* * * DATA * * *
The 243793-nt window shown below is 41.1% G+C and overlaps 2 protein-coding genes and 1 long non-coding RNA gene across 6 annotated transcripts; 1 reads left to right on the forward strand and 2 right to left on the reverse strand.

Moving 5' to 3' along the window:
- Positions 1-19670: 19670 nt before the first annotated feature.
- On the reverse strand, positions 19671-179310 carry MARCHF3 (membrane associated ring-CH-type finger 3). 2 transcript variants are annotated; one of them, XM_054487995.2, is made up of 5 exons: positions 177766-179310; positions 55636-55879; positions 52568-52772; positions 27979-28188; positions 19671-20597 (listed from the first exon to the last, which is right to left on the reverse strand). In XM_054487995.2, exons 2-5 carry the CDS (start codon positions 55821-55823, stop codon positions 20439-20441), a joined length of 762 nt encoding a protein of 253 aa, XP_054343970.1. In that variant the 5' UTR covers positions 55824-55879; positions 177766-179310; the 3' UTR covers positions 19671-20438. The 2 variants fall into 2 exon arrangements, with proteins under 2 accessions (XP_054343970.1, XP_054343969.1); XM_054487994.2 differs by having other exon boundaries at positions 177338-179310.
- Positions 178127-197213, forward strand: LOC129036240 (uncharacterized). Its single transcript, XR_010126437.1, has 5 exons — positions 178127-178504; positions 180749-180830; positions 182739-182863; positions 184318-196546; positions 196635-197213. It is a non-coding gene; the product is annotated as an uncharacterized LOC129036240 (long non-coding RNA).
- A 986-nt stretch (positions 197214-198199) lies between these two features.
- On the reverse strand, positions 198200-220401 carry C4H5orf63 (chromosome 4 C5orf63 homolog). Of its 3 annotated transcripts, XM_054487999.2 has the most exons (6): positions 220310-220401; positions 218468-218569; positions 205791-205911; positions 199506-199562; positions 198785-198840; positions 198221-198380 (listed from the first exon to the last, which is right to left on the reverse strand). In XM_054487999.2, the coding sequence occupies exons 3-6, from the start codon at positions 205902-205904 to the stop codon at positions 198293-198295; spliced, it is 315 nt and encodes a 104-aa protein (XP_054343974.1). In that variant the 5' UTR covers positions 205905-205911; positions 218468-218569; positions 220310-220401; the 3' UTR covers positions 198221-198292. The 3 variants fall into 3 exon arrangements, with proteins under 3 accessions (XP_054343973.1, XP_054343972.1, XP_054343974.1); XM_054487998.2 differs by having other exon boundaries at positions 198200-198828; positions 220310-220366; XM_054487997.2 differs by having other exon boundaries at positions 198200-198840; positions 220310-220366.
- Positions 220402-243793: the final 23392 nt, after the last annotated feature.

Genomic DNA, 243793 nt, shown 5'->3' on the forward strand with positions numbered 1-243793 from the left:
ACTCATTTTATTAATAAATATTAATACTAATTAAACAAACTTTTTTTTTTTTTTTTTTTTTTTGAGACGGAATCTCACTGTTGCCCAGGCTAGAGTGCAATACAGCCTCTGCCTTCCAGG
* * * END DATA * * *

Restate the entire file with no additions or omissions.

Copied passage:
The 243793-nt window shown below is 41.1% G+C and overlaps 2 protein-coding genes and 1 long non-coding RNA gene across 6 annotated transcripts; 1 reads left to right on the forward strand and 2 right to left on the reverse strand.

Moving 5' to 3' along the window:
- Positions 1-19670: 19670 nt before the first annotated feature.
- On the reverse strand, positions 19671-179310 carry MARCHF3 (membrane associated ring-CH-type finger 3). 2 transcript variants are annotated; one of them, XM_054487995.2, is made up of 5 exons: positions 177766-179310; positions 55636-55879; positions 52568-52772; positions 27979-28188; positions 19671-20597 (listed from the first exon to the last, which is right to left on the reverse strand). In XM_054487995.2, exons 2-5 carry the CDS (start codon positions 55821-55823, stop codon positions 20439-20441), a joined length of 762 nt encoding a protein of 253 aa, XP_054343970.1. In that variant the 5' UTR covers positions 55824-55879; positions 177766-179310; the 3' UTR covers positions 19671-20438. The 2 variants fall into 2 exon arrangements, with proteins under 2 accessions (XP_054343970.1, XP_054343969.1); XM_054487994.2 differs by having other exon boundaries at positions 177338-179310.
- Positions 178127-197213, forward strand: LOC129036240 (uncharacterized). Its single transcript, XR_010126437.1, has 5 exons — positions 178127-178504; positions 180749-180830; positions 182739-182863; positions 184318-196546; positions 196635-197213. It is a non-coding gene; the product is annotated as an uncharacterized LOC129036240 (long non-coding RNA).
- A 986-nt stretch (positions 197214-198199) lies between these two features.
- On the reverse strand, positions 198200-220401 carry C4H5orf63 (chromosome 4 C5orf63 homolog). Of its 3 annotated transcripts, XM_054487999.2 has the most exons (6): positions 220310-220401; positions 218468-218569; positions 205791-205911; positions 199506-199562; positions 198785-198840; positions 198221-198380 (listed from the first exon to the last, which is right to left on the reverse strand). In XM_054487999.2, the coding sequence occupies exons 3-6, from the start codon at positions 205902-205904 to the stop codon at positions 198293-198295; spliced, it is 315 nt and encodes a 104-aa protein (XP_054343974.1). In that variant the 5' UTR covers positions 205905-205911; positions 218468-218569; positions 220310-220401; the 3' UTR covers positions 198221-198292. The 3 variants fall into 3 exon arrangements, with proteins under 3 accessions (XP_054343973.1, XP_054343972.1, XP_054343974.1); XM_054487998.2 differs by having other exon boundaries at positions 198200-198828; positions 220310-220366; XM_054487997.2 differs by having other exon boundaries at positions 198200-198840; positions 220310-220366.
- Positions 220402-243793: the final 23392 nt, after the last annotated feature.

Genomic DNA, 243793 nt, shown 5'->3' on the forward strand with positions numbered 1-243793 from the left:
ACTCATTTTATTAATAAATATTAATACTAATTAAACAAACTTTTTTTTTTTTTTTTTTTTTTTGAGACGGAATCTCACTGTTGCCCAGGCTAGAGTGCAATACAGCCTCTGCCTTCCAGG